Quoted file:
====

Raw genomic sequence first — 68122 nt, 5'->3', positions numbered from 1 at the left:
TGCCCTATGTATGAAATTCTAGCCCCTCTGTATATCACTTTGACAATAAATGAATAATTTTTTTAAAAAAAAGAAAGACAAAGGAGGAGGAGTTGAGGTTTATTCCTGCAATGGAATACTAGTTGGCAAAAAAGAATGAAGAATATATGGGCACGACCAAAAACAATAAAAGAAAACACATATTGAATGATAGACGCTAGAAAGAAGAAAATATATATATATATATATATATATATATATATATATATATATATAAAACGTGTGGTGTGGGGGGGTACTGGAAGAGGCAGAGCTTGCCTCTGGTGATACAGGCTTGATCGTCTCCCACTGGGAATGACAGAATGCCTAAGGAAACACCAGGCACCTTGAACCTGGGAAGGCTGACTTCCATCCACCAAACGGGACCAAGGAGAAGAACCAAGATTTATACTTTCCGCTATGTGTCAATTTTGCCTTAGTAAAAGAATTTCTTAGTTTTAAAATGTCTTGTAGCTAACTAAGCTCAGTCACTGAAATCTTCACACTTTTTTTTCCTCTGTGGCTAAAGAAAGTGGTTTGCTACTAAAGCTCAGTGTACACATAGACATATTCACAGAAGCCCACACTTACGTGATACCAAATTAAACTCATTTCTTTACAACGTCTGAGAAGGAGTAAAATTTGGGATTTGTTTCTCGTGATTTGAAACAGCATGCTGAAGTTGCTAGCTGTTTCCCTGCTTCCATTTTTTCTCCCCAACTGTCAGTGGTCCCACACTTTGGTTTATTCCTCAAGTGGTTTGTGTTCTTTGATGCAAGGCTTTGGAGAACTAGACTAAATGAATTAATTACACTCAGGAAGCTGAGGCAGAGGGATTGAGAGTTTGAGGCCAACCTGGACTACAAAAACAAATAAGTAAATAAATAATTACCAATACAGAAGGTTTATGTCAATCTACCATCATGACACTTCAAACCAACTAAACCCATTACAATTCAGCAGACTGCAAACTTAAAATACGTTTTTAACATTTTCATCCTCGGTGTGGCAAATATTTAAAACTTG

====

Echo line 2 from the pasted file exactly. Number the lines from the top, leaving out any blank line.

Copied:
TGCCCTATGTATGAAATTCTAGCCCCTCTGTATATCACTTTGACAATAAATGAATAATTTTTTTAAAAAAAAGAAAGACAAAGGAGGAGGAGTTGAGGTTTATTCCTGCAATGGAATACTAGTTGGCAAAAAAGAATGAAGAATATATGGGCACGACCAAAAACAATAAAAGAAAACACATATTGAATGATAGACGCTAGAAAGAAGAAAATATATATATATATATATATATATATATATATATATATATATATAAAACGTGTGGTGTGGGGGGGTACTGGAAGAGGCAGAGCTTGCCTCTGGTGATACAGGCTTGATCGTCTCCCACTGGGAATGACAGAATGCCTAAGGAAACACCAGGCACCTTGAACCTGGGAAGGCTGACTTCCATCCACCAAACGGGACCAAGGAGAAGAACCAAGATTTATACTTTCCGCTATGTGTCAATTTTGCCTTAGTAAAAGAATTTCTTAGTTTTAAAATGTCTTGTAGCTAACTAAGCTCAGTCACTGAAATCTTCACACTTTTTTTTCCTCTGTGGCTAAAGAAAGTGGTTTGCTACTAAAGCTCAGTGTACACATAGACATATTCACAGAAGCCCACACTTACGTGATACCAAATTAAACTCATTTCTTTACAACGTCTGAGAAGGAGTAAAATTTGGGATTTGTTTCTCGTGATTTGAAACAGCATGCTGAAGTTGCTAGCTGTTTCCCTGCTTCCATTTTTTCTCCCCAACTGTCAGTGGTCCCACACTTTGGTTTATTCCTCAAGTGGTTTGTGTTCTTTGATGCAAGGCTTTGGAGAACTAGACTAAATGAATTAATTACACTCAGGAAGCTGAGGCAGAGGGATTGAGAGTTTGAGGCCAACCTGGACTACAAAAACAAATAAGTAAATAAATAATTACCAATACAGAAGGTTTATGTCAATCTACCATCATGACACTTCAAACCAACTAAACCCATTACAATTCAGCAGACTGCAAACTTAAAATACGTTTTTAACATTTTCATCCTCGGTGTGGCAAATATTTAAAACTTG